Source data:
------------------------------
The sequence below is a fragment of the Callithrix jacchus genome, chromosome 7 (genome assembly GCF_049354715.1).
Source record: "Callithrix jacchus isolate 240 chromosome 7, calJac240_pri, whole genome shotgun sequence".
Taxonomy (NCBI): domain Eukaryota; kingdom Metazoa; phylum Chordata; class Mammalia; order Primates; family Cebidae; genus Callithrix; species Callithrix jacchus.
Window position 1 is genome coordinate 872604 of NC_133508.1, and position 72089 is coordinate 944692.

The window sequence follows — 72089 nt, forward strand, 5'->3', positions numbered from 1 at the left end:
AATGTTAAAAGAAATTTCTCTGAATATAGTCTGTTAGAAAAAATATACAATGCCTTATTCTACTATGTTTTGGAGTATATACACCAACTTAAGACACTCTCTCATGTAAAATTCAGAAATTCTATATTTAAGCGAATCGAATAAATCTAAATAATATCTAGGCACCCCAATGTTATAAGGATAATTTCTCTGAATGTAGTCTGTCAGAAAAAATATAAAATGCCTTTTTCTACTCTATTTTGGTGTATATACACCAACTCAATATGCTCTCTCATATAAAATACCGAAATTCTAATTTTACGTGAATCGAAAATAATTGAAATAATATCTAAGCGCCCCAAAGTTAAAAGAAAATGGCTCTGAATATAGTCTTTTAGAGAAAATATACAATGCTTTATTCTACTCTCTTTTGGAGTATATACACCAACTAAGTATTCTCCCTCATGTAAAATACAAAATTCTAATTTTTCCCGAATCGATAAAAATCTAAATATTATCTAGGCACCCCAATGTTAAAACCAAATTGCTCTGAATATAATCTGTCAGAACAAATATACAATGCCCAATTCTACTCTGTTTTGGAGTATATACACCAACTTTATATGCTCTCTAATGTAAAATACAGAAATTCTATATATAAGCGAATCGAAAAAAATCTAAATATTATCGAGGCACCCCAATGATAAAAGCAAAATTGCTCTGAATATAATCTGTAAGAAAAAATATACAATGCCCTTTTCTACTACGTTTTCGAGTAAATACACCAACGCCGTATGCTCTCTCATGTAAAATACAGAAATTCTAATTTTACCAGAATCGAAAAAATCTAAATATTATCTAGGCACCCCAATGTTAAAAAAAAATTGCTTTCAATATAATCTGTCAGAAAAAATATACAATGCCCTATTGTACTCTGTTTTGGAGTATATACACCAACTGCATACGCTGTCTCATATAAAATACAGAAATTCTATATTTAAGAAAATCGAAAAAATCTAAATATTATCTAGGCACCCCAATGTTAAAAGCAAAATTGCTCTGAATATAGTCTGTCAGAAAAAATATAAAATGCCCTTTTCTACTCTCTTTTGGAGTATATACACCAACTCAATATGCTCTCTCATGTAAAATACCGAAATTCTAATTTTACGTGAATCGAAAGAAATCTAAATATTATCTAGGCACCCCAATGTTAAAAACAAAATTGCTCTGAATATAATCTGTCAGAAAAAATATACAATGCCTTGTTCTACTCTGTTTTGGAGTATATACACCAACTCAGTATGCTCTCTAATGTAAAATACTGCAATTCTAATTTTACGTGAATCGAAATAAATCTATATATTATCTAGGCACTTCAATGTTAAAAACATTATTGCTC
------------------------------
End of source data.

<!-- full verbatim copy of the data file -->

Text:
The sequence below is a fragment of the Callithrix jacchus genome, chromosome 7 (genome assembly GCF_049354715.1).
Source record: "Callithrix jacchus isolate 240 chromosome 7, calJac240_pri, whole genome shotgun sequence".
Taxonomy (NCBI): domain Eukaryota; kingdom Metazoa; phylum Chordata; class Mammalia; order Primates; family Cebidae; genus Callithrix; species Callithrix jacchus.
Window position 1 is genome coordinate 872604 of NC_133508.1, and position 72089 is coordinate 944692.

The window sequence follows — 72089 nt, forward strand, 5'->3', positions numbered from 1 at the left end:
AATGTTAAAAGAAATTTCTCTGAATATAGTCTGTTAGAAAAAATATACAATGCCTTATTCTACTATGTTTTGGAGTATATACACCAACTTAAGACACTCTCTCATGTAAAATTCAGAAATTCTATATTTAAGCGAATCGAATAAATCTAAATAATATCTAGGCACCCCAATGTTATAAGGATAATTTCTCTGAATGTAGTCTGTCAGAAAAAATATAAAATGCCTTTTTCTACTCTATTTTGGTGTATATACACCAACTCAATATGCTCTCTCATATAAAATACCGAAATTCTAATTTTACGTGAATCGAAAATAATTGAAATAATATCTAAGCGCCCCAAAGTTAAAAGAAAATGGCTCTGAATATAGTCTTTTAGAGAAAATATACAATGCTTTATTCTACTCTCTTTTGGAGTATATACACCAACTAAGTATTCTCCCTCATGTAAAATACAAAATTCTAATTTTTCCCGAATCGATAAAAATCTAAATATTATCTAGGCACCCCAATGTTAAAACCAAATTGCTCTGAATATAATCTGTCAGAACAAATATACAATGCCCAATTCTACTCTGTTTTGGAGTATATACACCAACTTTATATGCTCTCTAATGTAAAATACAGAAATTCTATATATAAGCGAATCGAAAAAAATCTAAATATTATCGAGGCACCCCAATGATAAAAGCAAAATTGCTCTGAATATAATCTGTAAGAAAAAATATACAATGCCCTTTTCTACTACGTTTTCGAGTAAATACACCAACGCCGTATGCTCTCTCATGTAAAATACAGAAATTCTAATTTTACCAGAATCGAAAAAATCTAAATATTATCTAGGCACCCCAATGTTAAAAAAAAATTGCTTTCAATATAATCTGTCAGAAAAAATATACAATGCCCTATTGTACTCTGTTTTGGAGTATATACACCAACTGCATACGCTGTCTCATATAAAATACAGAAATTCTATATTTAAGAAAATCGAAAAAATCTAAATATTATCTAGGCACCCCAATGTTAAAAGCAAAATTGCTCTGAATATAGTCTGTCAGAAAAAATATAAAATGCCCTTTTCTACTCTCTTTTGGAGTATATACACCAACTCAATATGCTCTCTCATGTAAAATACCGAAATTCTAATTTTACGTGAATCGAAAGAAATCTAAATATTATCTAGGCACCCCAATGTTAAAAACAAAATTGCTCTGAATATAATCTGTCAGAAAAAATATACAATGCCTTGTTCTACTCTGTTTTGGAGTATATACACCAACTCAGTATGCTCTCTAATGTAAAATACTGCAATTCTAATTTTACGTGAATCGAAATAAATCTATATATTATCTAGGCACTTCAATGTTAAAAACATTATTGCTC